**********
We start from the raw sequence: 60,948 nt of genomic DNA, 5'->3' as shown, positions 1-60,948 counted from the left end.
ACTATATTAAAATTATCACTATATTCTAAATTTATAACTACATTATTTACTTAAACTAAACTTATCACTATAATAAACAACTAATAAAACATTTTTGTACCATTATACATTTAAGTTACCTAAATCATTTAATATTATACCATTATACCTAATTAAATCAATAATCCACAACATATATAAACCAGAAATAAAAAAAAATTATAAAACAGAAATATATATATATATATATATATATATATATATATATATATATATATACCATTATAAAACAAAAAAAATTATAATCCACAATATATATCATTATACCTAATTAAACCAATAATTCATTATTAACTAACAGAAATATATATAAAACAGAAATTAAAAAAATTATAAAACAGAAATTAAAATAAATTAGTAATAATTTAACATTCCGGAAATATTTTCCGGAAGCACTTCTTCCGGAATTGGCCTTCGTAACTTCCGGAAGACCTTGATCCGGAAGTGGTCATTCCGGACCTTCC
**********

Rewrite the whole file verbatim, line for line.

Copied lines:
We start from the raw sequence: 60,948 nt of genomic DNA, 5'->3' as shown, positions 1-60,948 counted from the left end.
ACTATATTAAAATTATCACTATATTCTAAATTTATAACTACATTATTTACTTAAACTAAACTTATCACTATAATAAACAACTAATAAAACATTTTTGTACCATTATACATTTAAGTTACCTAAATCATTTAATATTATACCATTATACCTAATTAAATCAATAATCCACAACATATATAAACCAGAAATAAAAAAAAATTATAAAACAGAAATATATATATATATATATATATATATATATATATATATATATATATACCATTATAAAACAAAAAAAATTATAATCCACAATATATATCATTATACCTAATTAAACCAATAATTCATTATTAACTAACAGAAATATATATAAAACAGAAATTAAAAAAATTATAAAACAGAAATTAAAATAAATTAGTAATAATTTAACATTCCGGAAATATTTTCCGGAAGCACTTCTTCCGGAATTGGCCTTCGTAACTTCCGGAAGACCTTGATCCGGAAGTGGTCATTCCGGACCTTCC